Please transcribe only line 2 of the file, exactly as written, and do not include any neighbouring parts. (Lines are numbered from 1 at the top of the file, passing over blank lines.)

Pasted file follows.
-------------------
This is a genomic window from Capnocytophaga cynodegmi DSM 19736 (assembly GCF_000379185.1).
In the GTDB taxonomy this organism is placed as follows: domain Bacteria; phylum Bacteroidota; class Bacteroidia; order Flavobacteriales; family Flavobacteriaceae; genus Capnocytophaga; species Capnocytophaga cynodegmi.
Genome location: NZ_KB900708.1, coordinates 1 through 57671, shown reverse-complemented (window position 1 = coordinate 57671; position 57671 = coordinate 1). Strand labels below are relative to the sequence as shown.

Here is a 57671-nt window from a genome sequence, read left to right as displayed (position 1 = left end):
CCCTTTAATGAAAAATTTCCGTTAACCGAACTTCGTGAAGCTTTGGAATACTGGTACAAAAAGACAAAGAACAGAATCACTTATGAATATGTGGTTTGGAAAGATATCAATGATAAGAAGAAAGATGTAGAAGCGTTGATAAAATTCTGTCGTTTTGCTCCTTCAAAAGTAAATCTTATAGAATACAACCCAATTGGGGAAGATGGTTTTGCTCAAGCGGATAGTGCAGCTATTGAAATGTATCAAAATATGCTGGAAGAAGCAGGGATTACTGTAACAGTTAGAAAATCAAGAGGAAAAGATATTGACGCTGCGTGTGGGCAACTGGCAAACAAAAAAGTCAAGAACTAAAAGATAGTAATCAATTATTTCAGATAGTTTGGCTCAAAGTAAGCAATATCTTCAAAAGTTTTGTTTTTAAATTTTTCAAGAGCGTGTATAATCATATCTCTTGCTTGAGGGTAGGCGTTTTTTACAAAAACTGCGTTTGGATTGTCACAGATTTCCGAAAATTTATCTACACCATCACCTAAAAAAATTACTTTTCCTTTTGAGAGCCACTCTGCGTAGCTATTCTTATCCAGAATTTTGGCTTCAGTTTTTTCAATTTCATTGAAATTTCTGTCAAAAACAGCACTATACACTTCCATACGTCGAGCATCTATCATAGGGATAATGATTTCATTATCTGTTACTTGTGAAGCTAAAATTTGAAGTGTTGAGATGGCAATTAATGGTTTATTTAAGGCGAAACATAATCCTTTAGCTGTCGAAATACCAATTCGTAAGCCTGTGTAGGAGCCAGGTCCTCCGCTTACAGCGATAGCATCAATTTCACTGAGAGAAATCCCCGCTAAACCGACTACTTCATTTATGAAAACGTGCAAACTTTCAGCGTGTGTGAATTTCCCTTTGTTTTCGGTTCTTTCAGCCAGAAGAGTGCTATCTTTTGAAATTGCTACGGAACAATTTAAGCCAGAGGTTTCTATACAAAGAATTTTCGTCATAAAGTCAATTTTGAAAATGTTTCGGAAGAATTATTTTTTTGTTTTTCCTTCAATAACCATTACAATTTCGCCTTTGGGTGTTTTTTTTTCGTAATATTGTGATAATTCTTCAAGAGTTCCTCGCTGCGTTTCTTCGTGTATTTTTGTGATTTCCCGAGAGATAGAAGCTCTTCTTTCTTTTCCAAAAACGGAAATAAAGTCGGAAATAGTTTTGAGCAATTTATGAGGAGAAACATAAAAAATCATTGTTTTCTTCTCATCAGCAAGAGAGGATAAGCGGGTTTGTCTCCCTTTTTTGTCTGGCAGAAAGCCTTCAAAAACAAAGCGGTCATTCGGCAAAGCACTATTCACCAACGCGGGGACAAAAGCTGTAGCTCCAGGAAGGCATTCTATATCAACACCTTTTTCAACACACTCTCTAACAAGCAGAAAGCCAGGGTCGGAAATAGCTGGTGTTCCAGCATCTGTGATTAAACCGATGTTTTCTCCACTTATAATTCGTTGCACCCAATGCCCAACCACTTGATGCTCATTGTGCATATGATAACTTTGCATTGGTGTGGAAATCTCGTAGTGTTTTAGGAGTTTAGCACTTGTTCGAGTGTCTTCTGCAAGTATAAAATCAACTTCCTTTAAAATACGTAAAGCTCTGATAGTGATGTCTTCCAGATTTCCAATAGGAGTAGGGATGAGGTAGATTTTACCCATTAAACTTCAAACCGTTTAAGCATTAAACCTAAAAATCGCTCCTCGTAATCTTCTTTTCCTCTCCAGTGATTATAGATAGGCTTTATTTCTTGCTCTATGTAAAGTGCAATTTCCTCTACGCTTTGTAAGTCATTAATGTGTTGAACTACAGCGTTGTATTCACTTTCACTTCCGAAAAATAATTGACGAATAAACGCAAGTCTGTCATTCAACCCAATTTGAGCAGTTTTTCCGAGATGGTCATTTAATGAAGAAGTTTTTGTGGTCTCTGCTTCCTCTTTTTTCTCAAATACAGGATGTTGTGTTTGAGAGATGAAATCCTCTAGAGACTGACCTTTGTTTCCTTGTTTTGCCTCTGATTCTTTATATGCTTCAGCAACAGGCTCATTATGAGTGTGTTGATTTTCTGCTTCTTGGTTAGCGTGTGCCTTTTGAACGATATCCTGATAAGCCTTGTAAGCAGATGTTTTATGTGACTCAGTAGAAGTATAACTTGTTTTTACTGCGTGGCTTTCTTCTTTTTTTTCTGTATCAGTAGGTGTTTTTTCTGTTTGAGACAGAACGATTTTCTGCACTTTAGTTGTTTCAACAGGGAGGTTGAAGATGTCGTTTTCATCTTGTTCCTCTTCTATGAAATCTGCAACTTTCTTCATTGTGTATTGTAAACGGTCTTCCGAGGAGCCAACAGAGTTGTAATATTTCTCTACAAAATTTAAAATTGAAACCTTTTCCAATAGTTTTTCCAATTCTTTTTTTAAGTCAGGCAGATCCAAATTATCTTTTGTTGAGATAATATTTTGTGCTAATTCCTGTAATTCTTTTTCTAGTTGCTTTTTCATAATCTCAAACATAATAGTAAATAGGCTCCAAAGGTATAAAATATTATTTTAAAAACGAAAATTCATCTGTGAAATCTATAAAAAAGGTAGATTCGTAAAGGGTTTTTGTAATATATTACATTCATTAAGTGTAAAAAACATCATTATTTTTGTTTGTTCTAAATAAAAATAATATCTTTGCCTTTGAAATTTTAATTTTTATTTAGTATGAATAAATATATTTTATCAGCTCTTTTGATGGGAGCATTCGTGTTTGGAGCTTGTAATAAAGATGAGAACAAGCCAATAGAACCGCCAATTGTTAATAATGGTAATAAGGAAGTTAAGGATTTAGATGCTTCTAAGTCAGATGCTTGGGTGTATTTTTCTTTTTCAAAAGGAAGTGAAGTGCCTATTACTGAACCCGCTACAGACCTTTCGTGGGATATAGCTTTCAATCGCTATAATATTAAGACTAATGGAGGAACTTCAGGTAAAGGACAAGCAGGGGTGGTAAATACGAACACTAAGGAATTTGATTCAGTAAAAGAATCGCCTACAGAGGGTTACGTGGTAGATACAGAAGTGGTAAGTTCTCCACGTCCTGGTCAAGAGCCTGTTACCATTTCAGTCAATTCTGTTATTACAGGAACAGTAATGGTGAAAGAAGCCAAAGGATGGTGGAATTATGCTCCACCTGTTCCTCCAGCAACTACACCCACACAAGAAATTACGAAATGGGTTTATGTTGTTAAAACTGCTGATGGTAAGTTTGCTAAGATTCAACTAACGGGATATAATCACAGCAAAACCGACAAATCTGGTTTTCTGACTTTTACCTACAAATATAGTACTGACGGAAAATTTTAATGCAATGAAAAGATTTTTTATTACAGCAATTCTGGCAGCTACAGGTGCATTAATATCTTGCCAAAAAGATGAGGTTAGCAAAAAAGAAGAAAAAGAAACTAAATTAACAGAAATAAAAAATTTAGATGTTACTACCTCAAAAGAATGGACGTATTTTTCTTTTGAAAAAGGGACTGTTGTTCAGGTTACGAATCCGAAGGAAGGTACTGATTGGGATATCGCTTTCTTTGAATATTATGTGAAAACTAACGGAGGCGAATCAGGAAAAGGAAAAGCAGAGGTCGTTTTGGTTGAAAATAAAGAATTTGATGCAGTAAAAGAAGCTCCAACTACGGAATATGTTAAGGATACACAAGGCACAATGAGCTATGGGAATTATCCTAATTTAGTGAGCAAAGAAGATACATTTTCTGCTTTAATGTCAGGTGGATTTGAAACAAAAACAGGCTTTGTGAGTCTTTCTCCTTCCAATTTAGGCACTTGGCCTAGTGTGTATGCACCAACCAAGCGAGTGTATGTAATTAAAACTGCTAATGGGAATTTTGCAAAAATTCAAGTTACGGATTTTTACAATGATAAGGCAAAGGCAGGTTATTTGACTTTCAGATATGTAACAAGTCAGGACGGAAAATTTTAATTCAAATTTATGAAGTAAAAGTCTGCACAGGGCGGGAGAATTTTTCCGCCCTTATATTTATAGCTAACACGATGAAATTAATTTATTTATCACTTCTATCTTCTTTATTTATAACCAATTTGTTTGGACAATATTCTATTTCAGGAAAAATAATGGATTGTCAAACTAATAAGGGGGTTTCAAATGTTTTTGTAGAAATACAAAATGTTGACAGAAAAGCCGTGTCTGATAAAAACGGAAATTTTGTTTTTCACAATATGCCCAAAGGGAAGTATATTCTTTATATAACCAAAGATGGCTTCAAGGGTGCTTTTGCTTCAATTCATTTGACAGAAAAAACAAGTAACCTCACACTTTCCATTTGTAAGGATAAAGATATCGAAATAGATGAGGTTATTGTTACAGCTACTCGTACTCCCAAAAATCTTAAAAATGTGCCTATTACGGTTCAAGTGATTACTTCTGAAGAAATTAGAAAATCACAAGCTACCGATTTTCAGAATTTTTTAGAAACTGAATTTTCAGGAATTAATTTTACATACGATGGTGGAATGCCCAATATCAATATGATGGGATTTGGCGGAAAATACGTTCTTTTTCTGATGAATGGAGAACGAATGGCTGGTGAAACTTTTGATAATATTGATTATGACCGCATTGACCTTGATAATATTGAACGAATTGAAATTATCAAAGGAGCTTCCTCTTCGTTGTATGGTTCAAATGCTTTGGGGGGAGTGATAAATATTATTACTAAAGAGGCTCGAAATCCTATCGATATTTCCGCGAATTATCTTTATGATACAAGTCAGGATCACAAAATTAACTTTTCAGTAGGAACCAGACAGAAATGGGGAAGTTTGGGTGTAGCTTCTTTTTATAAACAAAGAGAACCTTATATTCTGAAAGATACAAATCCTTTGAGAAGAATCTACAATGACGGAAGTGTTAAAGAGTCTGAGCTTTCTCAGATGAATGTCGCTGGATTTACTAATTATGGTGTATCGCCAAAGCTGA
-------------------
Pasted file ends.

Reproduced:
In the GTDB taxonomy this organism is placed as follows: domain Bacteria; phylum Bacteroidota; class Bacteroidia; order Flavobacteriales; family Flavobacteriaceae; genus Capnocytophaga; species Capnocytophaga cynodegmi.